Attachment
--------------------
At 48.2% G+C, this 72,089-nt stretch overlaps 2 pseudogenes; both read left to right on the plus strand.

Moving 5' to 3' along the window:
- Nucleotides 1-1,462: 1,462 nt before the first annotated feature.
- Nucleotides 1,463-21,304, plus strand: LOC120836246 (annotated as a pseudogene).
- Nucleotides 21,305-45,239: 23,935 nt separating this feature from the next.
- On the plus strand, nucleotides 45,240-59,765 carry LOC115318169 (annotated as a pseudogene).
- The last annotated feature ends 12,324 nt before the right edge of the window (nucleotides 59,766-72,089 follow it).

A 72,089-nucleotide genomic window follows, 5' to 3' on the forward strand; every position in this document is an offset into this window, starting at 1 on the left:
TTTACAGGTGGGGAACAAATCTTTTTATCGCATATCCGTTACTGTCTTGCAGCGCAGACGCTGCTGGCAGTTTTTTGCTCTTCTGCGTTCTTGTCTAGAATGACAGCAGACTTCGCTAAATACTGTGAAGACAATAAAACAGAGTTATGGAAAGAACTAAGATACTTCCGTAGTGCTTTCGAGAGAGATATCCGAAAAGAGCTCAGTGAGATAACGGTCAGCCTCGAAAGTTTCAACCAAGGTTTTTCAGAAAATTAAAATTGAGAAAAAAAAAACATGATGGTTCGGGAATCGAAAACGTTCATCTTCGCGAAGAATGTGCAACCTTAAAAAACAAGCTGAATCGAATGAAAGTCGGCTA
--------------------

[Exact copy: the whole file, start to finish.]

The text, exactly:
At 48.2% G+C, this 72,089-nt stretch overlaps 2 pseudogenes; both read left to right on the plus strand.

Moving 5' to 3' along the window:
- Nucleotides 1-1,462: 1,462 nt before the first annotated feature.
- Nucleotides 1,463-21,304, plus strand: LOC120836246 (annotated as a pseudogene).
- Nucleotides 21,305-45,239: 23,935 nt separating this feature from the next.
- On the plus strand, nucleotides 45,240-59,765 carry LOC115318169 (annotated as a pseudogene).
- The last annotated feature ends 12,324 nt before the right edge of the window (nucleotides 59,766-72,089 follow it).

A 72,089-nucleotide genomic window follows, 5' to 3' on the forward strand; every position in this document is an offset into this window, starting at 1 on the left:
TTTACAGGTGGGGAACAAATCTTTTTATCGCATATCCGTTACTGTCTTGCAGCGCAGACGCTGCTGGCAGTTTTTTGCTCTTCTGCGTTCTTGTCTAGAATGACAGCAGACTTCGCTAAATACTGTGAAGACAATAAAACAGAGTTATGGAAAGAACTAAGATACTTCCGTAGTGCTTTCGAGAGAGATATCCGAAAAGAGCTCAGTGAGATAACGGTCAGCCTCGAAAGTTTCAACCAAGGTTTTTCAGAAAATTAAAATTGAGAAAAAAAAAACATGATGGTTCGGGAATCGAAAACGTTCATCTTCGCGAAGAATGTGCAACCTTAAAAAACAAGCTGAATCGAATGAAAGTCGGCTA